Three new reports on partnership working between faith and local government.

The truth can lie between the facts

As somewhat of an idealist, I do tend to find that life can be disappointing, that people don’t turn out as noble or selfless as I expect. This is hardly surprising when I consider my own thoughts and actions, which certainly do not seem to stem from idealistic roots.

I watched the documentary Britain’s Hidden Hungry, which looks at food poverty in Coventry and the work of food banks. There are some great characters in the programme, some of whom I wanted to cheer, yet there were others I wanted to boo, and a number who I cringed at. This programme showed a number of different stories and attitudes, and as I talk to colleagues and friends, I hear more stories; some about noble characters, some about rogue. It raises the question about the correct levers to pull to help people in need whilst avoiding the creation of a ‘benefits culture’.

With the ongoing depressing news about the state of the UK and global economy — the harsh changes to benefits and cuts hitting the voluntary sector particular hard — the reality of poverty is never far from our TV screens. Many of us who work in the voluntary sector face this on a daily basis, but there also lies a new experience of how much the issue of poverty pervades our friends and families. Two families I know have been made homeless in the past month. People in similar jobs to mine, where they are reasonably well off, have come to the end of their contract and received their redundancy pay, but not long after, they have had to receive food parcels from food banks.

The Victorian fear of debt and poverty is upon us again. Dickens’ novels have a growing poignancy. For those of us in a vibrant faith community, there is some respite in the knowledge that we have access to a larger network of support than many others, but this does not completely dispel the sense of unease we feel. When David Lloyd George MP and Winston Churchill MP introduced the National Insurance Act of 1911, it went some way to creating a safety net for old age and unemployment. Some historians would argue that this safety net released capital into the economy, as people felt more able to spend where they would have previously ‘saved for a rainy day’. In other words, this National Insurance went towards creating ‘confidence’. It is the creation of confidence, or at least assurance, which is needed in the world economy.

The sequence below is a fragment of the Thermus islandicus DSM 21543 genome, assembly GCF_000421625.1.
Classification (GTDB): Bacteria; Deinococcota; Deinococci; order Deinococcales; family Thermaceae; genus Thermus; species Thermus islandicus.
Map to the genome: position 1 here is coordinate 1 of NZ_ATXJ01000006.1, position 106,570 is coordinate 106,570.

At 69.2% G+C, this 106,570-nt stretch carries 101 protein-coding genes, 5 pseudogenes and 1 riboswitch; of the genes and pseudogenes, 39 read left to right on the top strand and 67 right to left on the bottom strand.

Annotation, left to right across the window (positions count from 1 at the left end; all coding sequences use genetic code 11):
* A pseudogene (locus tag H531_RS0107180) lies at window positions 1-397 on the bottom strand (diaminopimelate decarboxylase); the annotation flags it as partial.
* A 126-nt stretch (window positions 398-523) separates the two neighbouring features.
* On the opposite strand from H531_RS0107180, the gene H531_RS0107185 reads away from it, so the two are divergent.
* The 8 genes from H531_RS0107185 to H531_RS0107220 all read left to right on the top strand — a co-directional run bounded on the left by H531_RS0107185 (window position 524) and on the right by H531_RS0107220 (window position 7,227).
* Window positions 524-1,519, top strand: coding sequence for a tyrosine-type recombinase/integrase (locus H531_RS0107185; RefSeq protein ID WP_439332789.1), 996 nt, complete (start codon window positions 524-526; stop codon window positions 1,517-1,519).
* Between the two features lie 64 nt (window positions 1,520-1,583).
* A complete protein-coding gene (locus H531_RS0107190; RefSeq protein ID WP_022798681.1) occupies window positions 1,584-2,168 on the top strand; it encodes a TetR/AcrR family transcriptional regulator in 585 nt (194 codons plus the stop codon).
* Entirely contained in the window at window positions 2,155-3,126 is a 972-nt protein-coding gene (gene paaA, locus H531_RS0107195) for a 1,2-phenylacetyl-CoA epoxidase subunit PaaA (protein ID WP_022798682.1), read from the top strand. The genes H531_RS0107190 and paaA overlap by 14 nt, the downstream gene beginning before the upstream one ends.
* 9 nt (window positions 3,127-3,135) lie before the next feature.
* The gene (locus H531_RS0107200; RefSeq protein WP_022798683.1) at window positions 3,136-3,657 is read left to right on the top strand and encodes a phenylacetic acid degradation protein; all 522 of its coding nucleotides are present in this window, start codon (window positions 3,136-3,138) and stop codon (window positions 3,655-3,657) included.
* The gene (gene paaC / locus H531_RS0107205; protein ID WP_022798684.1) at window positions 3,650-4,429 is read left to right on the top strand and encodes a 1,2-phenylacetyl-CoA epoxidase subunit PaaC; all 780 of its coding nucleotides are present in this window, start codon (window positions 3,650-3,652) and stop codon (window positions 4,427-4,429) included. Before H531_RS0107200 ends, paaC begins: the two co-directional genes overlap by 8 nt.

(Here’s a wild thought: many people in China save up to 40% of their income should they need to pay for healthcare. If the Chinese government were to introduce some level of state-funded healthcare, 1.3bn Chinese would suddenly have an increase in spending power that could help bolster the global economy.)

So how do you and your organisation view those who are in receipt of significant state benefits? (That is, not the majority who receive universal benefits such as Child Benefit and Winter Fuel Payments) I have been taken aback by number of opinions from relatively liberal friend and colleagues, whose first-hand experience has given them some rather cynical views of claimants. One person told me of a family member who is a very talented craftsman, but his attitude is that is the government would pay him to not work, why should he bother working? He gets round the system at the moment by applying for board-level corporate roles, of which he has no experience or qualifications, so that he can still tell the Jobcentre that he has applied for work. Another story I heard was of a client whose specification was so narrow in terms of role and travel time, there were was very little opportunity.

So where is the truth? The anecdotal evidence which we hear every day and the evidence from TV documentaries cannot be denied. But what is the truth about welfare, benefit culture and poverty?

So how do you view those who are in receipt of significant state benefits?

Is there hard-core benefit claimants who are ‘working the system?’, or are they just being played by the system? Are people barely surviving their fall arrested by the safety net, or are they just resting on the net? These questions are being addressed not explicitly but sub-consciously by faith and community organisations throughout the U.K., as the answer to these questions dictates how we approach our work in the community and the type of project we will participate in.

We are very keen to hear your thoughts to these questions and to hear about the solutions and responses you have discovered. Please email us at [email protected]

About Daniel Singleton

National Executive Director

Daniel Singleton has been the National Executive Director of FaithAction since 2007. This role has seen Daniel forge close working relationships across a number of national government departments, as well as local statutory and voluntary-sector bodies. As part of FaithAction’s mission to connect national and local government with grassroots organisations, Daniel also meets regularly with FaithAction member groups to help them develop in their social action.